Letter from Henry Wilson, January 1, 1872

In this January 1, 1872 letter, Henry Wilson states that on the Burlington & Missouri River Railroad Company's lands in Iowa and Nebraska, "the class we most want is Farmers or Land buyers." In his estimation, the climate and environment are best suited for agriculture and the prospects for "persons dependent on their labor are not so good as in older States," which would make it difficult for them to succeed in America.

Office of the
Burlington & Missouri River Rail-Road Company
Corinthian Buildings, 16, South Castle Street

Dear Sir

A happy New Year to you. I am pleased to inform you that I have fixed the day for the departure of our Gering Colony for Tuesday 26th March in the Steamship "Peruvian" which will sail to Baltimore.

I have decided the Baltimore route because I know from my own practical experience that there are many advantages to it. The Baltimore & Ohio Railroad Co. is anxious to secure traffic, provide better accommodation that the older routes from New York or Quebec. The two days gentle sailing through Chesapeake Bay and by the Ohio River give the passengers an excellent opportunity to prepare for their inland journey.

I wish it to be clearly understood that the Burlington and Missouri-River Railroad Co's English Agency is for the sale of their lands and therefore the class we most want is Farmers or Land buyers.

There is room for agricultural Laborers, a few Mechanics and a few Shopkeepers, but at the same time I must new country the facilities to persons dependent on their labor are not so good as in older States.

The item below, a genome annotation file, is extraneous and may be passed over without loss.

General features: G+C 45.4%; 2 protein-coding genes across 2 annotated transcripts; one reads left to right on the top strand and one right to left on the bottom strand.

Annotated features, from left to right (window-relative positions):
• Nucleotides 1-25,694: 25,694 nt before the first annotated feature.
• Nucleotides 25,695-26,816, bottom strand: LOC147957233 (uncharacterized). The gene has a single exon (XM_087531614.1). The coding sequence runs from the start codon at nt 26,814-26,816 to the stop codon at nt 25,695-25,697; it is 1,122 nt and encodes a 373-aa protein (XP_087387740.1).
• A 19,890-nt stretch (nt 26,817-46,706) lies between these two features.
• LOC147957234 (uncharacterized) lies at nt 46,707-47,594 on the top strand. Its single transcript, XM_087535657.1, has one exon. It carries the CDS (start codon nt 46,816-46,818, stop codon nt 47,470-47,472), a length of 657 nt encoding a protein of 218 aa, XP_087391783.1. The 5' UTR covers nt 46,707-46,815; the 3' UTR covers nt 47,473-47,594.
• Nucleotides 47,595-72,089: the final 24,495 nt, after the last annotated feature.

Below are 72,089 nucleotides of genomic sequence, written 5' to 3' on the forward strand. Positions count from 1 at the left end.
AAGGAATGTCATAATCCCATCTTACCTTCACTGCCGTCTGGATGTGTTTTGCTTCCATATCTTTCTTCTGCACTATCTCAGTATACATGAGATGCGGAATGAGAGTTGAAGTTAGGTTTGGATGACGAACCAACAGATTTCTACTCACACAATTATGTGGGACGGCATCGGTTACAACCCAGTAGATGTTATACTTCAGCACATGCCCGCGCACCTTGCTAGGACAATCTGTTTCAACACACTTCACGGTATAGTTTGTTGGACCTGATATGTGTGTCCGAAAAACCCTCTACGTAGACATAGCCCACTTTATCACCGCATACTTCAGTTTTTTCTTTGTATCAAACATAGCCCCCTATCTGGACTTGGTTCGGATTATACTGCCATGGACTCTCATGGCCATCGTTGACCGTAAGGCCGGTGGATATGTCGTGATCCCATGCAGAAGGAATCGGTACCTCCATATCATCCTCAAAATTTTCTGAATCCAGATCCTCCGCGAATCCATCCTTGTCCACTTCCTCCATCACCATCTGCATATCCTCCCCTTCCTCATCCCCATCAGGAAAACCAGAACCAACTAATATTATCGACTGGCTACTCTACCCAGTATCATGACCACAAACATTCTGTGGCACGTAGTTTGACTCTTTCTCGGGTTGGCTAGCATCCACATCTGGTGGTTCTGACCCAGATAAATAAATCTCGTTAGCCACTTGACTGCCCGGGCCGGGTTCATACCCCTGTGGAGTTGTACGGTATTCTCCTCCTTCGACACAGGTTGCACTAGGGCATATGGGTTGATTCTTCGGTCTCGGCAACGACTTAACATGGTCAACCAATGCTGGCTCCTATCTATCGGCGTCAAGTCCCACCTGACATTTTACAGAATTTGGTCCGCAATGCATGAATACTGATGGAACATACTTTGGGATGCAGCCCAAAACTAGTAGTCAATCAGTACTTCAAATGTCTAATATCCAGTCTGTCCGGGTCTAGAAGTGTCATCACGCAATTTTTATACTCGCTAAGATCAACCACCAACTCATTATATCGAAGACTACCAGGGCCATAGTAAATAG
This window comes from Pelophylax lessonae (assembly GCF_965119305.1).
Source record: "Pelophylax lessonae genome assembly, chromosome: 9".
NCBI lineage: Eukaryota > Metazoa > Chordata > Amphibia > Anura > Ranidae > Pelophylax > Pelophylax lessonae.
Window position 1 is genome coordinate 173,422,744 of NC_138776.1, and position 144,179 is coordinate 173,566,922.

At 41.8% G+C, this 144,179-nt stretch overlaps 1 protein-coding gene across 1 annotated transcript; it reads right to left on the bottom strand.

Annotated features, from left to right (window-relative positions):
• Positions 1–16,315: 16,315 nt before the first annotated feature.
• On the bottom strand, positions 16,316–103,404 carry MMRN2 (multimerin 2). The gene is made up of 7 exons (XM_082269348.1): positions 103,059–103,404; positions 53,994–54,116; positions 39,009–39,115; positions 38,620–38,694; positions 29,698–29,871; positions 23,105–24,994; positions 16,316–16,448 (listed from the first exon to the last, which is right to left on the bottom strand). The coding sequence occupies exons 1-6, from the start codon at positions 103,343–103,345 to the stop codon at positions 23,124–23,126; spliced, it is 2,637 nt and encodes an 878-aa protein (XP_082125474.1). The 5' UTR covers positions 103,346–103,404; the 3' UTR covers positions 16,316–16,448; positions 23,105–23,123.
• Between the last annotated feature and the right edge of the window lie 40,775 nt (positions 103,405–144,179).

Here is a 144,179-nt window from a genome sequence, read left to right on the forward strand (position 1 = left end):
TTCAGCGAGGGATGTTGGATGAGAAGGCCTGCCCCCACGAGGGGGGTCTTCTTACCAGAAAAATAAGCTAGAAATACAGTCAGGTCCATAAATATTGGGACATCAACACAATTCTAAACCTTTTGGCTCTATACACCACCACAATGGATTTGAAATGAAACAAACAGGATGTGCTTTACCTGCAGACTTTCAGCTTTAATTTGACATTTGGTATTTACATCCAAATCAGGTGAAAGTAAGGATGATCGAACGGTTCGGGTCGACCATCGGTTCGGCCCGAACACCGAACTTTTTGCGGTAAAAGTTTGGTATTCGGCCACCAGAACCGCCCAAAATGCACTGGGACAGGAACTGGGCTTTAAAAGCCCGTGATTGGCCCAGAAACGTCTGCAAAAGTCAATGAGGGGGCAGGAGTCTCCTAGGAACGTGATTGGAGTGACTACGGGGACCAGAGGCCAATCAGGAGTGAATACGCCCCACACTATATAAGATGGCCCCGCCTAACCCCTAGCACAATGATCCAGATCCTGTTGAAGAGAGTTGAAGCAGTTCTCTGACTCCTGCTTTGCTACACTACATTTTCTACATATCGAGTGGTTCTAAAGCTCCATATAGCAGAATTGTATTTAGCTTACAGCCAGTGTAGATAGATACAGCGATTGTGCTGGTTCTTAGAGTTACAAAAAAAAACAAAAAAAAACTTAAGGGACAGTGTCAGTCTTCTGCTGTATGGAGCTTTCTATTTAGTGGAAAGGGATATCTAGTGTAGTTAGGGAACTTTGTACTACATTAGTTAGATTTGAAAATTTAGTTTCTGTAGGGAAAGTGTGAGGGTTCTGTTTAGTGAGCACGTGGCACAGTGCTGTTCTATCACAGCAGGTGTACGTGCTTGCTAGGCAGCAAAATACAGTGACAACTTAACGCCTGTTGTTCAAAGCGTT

To Farmers we offer great things; good climate, excellent soil, and Land for next to nothing at prices varying from to 3 per acre.

I want this colony to be almost self supporting and to comprise many Farmers & Farm Labourers also a few of all classes of Shopkeepers and Mechanics with their families. Thereby many privations & discomforts usually will be at once secured.

As I have before said, our interest the interest of the Co, I represent and the interest of the Letters are one & the same, future prosperity.

Already many names are given in and I think the colony will be sufficiently large to fill a ship.

Please urge upon your clients to secure their passages at once or as Early as possible, that no disappointment may arrive.

Yours truly
Henry Wilson

About this Document

  • Source: Letter from Henry Wilson, January 1, 1872
  • Extent: 4 pages
  • Citation: The Newberry Library, Chicago, Illinois, Chicago, Burlington, and Quincy Railroad Collection, Box: "George Harris Letters, 73.1"
  • Date: January 1, 1872